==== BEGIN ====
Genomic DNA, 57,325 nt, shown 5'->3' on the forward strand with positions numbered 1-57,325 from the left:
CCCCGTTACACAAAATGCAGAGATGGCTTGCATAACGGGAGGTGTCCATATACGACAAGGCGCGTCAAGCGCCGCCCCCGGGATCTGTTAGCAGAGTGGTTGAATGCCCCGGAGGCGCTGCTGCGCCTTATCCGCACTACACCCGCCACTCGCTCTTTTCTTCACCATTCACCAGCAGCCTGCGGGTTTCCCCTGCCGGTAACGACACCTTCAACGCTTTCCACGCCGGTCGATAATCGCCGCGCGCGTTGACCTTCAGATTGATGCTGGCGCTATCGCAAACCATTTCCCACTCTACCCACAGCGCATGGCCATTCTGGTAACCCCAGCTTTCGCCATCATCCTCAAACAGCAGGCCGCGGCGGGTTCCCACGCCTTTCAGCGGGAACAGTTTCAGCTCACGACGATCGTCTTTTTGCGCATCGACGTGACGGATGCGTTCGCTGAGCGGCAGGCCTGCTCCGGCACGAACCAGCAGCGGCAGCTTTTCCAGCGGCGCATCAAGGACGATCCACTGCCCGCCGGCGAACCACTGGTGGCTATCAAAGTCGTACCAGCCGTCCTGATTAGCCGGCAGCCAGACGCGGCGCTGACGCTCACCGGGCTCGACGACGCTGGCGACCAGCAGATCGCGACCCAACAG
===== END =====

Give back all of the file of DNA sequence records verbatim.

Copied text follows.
Genomic DNA, 57,325 nt, shown 5'->3' on the forward strand with positions numbered 1-57,325 from the left:
CCCCGTTACACAAAATGCAGAGATGGCTTGCATAACGGGAGGTGTCCATATACGACAAGGCGCGTCAAGCGCCGCCCCCGGGATCTGTTAGCAGAGTGGTTGAATGCCCCGGAGGCGCTGCTGCGCCTTATCCGCACTACACCCGCCACTCGCTCTTTTCTTCACCATTCACCAGCAGCCTGCGGGTTTCCCCTGCCGGTAACGACACCTTCAACGCTTTCCACGCCGGTCGATAATCGCCGCGCGCGTTGACCTTCAGATTGATGCTGGCGCTATCGCAAACCATTTCCCACTCTACCCACAGCGCATGGCCATTCTGGTAACCCCAGCTTTCGCCATCATCCTCAAACAGCAGGCCGCGGCGGGTTCCCACGCCTTTCAGCGGGAACAGTTTCAGCTCACGACGATCGTCTTTTTGCGCATCGACGTGACGGATGCGTTCGCTGAGCGGCAGGCCTGCTCCGGCACGAACCAGCAGCGGCAGCTTTTCCAGCGGCGCATCAAGGACGATCCACTGCCCGCCGGCGAACCACTGGTGGCTATCAAAGTCGTACCAGCCGTCCTGATTAGCCGGCAGCCAGACGCGGCGCTGACGCTCACCGGGCTCGACGACGCTGGCGACCAGCAGATCGCGACCCAACAG